Mr. Speaker, it is an honour to rise today to speak to this legislation, which is extremely well intentioned and certainly is in line with where our government wants to go with respect to employment insurance.
We understand that EI parental benefits need to be fair for all workers. That is why we are committed to adopting legislation that would provide adoptive parents with an additional 15 weeks of leave to ensure that they receive the same level of support to care for their children as other parents do.
When we look at the various different measures we have brought in, whether they are the Canada child benefit, affordable child care or incentivizing shared leave, our government has delivered in many regards with respect to providing for Canadian parents. We will continue to do that at every opportunity.
I do note that there are some flaws with the legislation, in particular, perhaps not a flaw but a major hurdle, the issue with respect to royal recommendation. My colleague who spoke before me certainly indicated that it was possible to contact the minister, but the minister does not have ultimate jurisdiction over what is awarded royal recommendation. It is an extremely difficult process to overcome that hurdle of a royal recommendation, and I would be more than interested to hear of examples that former Conservative governments did with respect to allowing for royal recommendation when similar legislation came forward.
I know of the issue of royal recommendation very well. Back in 2016. I brought forward a bill that I did not believe required a royal recommendation. However, after the bill had been tabled, the Speaker determined that it did. Needless to say, the government certainly did not support my request for royal recommendation. My bill was on the same topic of EI and maternity benefits for women who worked in hazardous conditions. The point is that this hurdle of royal recommendation is indeed an extremely tall one that requires an incredible amount of consideration, and it is very rare that royal recommendation is given by cabinet.
There are some other challenges with the bill that I would like to address.
Under the current EI regulation, adoptive parents and parents of children conceived by surrogacy are entitled to up to 40 shareable weeks of EI parental benefits to care for and bond with their children. Adoptive parents do not, however, as the bill tries to address, have access to EI maternity benefits of 15 weeks, which support the recovery of claimants who are pregnant or who have recently given birth.
Bill C-318 would create a new 15-week EI benefit for the attachment and caring for adoptive children or those conceived by surrogacy that is available from the week of placement up to 52 weeks. This is an attempt to mirror the 15 weeks of maternity benefit, which can start as early as 12 weeks before the expected date of birth and can end as late as 17 weeks after the actual date of birth. However, the proposed 15-week benefit would only commence at the time of “placement”. In other words, it would not support the individuals during the time they need to prepare for the arrival of a child, for example by preparing their home and other lifestyle changes that are required to take in a new addition to their family.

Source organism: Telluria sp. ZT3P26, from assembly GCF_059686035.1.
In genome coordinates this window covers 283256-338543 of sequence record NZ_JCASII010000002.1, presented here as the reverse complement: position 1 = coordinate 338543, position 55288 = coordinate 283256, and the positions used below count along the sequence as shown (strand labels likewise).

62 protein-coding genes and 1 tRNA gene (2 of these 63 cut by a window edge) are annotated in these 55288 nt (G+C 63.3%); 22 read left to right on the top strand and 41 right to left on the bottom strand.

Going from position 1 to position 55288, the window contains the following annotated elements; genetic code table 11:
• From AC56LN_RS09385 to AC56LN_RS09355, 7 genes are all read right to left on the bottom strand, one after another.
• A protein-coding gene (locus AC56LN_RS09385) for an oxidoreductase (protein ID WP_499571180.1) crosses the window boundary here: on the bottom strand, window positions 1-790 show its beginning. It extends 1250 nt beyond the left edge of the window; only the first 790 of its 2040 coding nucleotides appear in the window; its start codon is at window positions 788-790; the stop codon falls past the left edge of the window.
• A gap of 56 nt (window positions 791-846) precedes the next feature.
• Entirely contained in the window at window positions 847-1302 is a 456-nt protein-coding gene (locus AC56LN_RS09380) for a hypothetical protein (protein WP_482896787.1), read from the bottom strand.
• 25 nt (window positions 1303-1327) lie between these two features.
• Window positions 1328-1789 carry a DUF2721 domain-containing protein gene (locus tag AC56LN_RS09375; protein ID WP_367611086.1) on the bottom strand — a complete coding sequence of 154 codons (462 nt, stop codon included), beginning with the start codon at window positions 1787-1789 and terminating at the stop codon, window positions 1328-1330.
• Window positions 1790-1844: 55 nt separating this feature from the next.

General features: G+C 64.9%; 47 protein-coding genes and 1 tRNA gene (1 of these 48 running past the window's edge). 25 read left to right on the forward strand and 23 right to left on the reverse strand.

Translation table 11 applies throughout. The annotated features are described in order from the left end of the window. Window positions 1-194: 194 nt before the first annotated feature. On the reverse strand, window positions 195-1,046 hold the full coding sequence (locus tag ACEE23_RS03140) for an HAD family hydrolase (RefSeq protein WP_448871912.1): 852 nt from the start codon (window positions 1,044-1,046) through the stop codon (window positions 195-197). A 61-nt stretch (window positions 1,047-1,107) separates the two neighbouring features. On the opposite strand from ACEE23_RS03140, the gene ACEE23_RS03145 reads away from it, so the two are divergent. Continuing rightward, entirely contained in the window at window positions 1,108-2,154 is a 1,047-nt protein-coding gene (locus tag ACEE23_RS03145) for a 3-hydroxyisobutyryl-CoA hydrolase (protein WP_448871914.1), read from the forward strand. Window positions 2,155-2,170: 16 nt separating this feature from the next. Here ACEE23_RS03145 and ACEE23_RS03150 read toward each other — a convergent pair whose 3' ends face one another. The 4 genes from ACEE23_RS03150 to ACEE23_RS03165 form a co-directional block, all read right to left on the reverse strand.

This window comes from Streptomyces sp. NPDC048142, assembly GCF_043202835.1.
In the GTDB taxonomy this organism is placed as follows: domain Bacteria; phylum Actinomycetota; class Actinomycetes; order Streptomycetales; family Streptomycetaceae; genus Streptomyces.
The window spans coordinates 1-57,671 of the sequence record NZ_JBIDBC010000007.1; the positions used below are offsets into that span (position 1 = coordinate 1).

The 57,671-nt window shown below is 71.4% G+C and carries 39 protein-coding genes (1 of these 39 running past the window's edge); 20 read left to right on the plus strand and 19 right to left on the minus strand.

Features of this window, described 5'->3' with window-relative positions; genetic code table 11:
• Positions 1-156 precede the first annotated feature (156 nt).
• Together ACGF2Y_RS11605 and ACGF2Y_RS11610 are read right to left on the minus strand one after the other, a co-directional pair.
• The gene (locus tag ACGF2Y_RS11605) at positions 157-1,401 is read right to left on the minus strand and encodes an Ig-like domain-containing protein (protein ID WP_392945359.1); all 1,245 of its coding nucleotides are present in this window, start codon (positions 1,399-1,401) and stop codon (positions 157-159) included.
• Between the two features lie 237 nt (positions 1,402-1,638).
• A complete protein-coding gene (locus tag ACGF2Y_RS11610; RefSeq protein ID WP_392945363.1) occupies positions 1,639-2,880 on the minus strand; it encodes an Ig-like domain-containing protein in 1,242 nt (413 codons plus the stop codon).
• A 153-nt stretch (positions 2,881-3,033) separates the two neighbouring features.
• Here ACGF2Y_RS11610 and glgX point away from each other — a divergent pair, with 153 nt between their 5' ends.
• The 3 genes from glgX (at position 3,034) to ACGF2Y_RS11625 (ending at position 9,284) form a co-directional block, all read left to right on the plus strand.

In addition, the bill would provide 17 weeks of leave; that is two additional weeks to the proposed benefit's 15 weeks of income support, which is an outdated practice from when the EI waiting period used to be two weeks rather than the current one week.
I absolutely applaud the member for bringing this forward. I think most members in the House agree, and I certainly do, that we need to move in the direction that would allow for this type of implementation, but there are some issues with it.
The problem the bill faces right now is whether it receives that royal recommendation, because it will not be able to proceed much further from this point until that occurs. As I indicated previously, it is very rare that this occurs.
Nonetheless, I applaud the member for the initiative. It is a very important one. I think there will be opportunities in the future, if not through this bill specifically, to continue to collaborate together in the House to ensure that maternity and parental benefits are widely available to all those who have children. We continue to see different forms of that happening throughout the country as families are growing.
I thank the member for bringing the bill forward. Unfortunately, because of the reasons I outlined, I will not be able to support it, but I look forward to seeing where the issue goes in the future.